Haiti earthquake: PM says progress being made four years after disaster
A little boy sits next to his house in a refugee camp for displaced people in Port-au-Prince, Haiti, Friday, Jan. 10, 2014. (AP / Jean Marc Herve Abelard )
Trenton Daniel, The Associated Press
Published Saturday, January 11, 2014 7:39AM EST
PORT-AU-PRINCE, Haiti -- Haiti's prime minister said Friday that his government has made headway in rebuilding the country following a devastating earthquake four years ago, citing a drop in the number of people living in settlements camps and the construction of thousands of new houses.
With senior officials at his side, Prime Minister Laurent Lamothe delivered a progress report on the eve of the fourth anniversary of the 2010 quake.
"I think (the rebuilding effort) has gone very well, enormously well, considering the enormous challenges and the enormous lack of resources that we had when we started," Lamothe told The Associated Press following his talk.
In the presentation, Lamothe highlighted the construction of more than 5,000 homes, the arrival of more than 700,000 tourists last year, the distribution of 55,000 seed kits to farmers and economic growth.
One of the most criticized aspects of Haiti's recovery effort has been providing housing for people displaced by the quake. Some 1.5 million people moved into makeshift settlements after the disaster.
But from its peak, the number of people living in the gloomy encampments has fallen to 146,000 at 271 sites, the International Organization for Migration said. The drop stems from a mix of voluntary departures, distribution of rental subsidies and violent evictions.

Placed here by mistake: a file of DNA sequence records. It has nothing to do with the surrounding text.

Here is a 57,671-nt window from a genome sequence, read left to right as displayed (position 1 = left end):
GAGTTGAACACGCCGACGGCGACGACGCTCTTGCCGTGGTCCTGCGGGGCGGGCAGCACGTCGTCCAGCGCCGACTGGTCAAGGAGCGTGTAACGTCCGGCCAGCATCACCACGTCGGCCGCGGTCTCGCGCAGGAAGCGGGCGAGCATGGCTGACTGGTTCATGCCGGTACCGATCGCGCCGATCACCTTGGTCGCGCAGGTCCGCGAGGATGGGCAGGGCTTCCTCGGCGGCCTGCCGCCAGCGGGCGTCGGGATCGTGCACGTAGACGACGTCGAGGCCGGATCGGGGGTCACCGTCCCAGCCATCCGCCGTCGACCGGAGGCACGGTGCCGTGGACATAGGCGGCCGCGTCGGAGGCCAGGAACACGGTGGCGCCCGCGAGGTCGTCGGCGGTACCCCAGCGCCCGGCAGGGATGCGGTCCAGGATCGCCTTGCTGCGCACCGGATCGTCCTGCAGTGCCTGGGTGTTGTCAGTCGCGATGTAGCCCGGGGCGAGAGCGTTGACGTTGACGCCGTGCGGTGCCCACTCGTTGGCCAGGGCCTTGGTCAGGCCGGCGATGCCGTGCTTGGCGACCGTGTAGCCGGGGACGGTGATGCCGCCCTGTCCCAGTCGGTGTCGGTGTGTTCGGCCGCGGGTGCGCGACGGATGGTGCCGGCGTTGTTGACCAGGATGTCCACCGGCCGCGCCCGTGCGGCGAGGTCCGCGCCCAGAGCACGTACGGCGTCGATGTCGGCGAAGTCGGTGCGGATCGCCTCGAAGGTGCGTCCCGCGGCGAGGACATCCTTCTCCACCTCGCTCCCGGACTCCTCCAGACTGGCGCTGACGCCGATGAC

Lamothe lauded that drop on Friday.
Housing activists complain that the decline doesn't reflect an increase in housing availability -- a problem conceded by the prime minister.
"We have to do more in fixing the difficult housing problems in order to have a long-term housing solution," he said.
Foreign governments and humanitarian groups rushed to offer billions of dollars in reconstruction aid after the quake. But the money hasn't flowed in as promised, partly because of worries about Haiti's political infighting and corruption as well as the reluctance of donors to provide funds amid a global economic downturn.
Looking ahead to further reconstruction, Lamothe said his government has drafted legislation to require non-government groups to register and report their spending plans as a way to avoid duplication with other groups. An estimated 10,000 such groups are working in Haiti but no one really knows how many are here.
"We want to work with the NGOs, but we want the NGOs to work on the priorities of the Haitian government as expressed by the strategic national development plan," Lamothe said.
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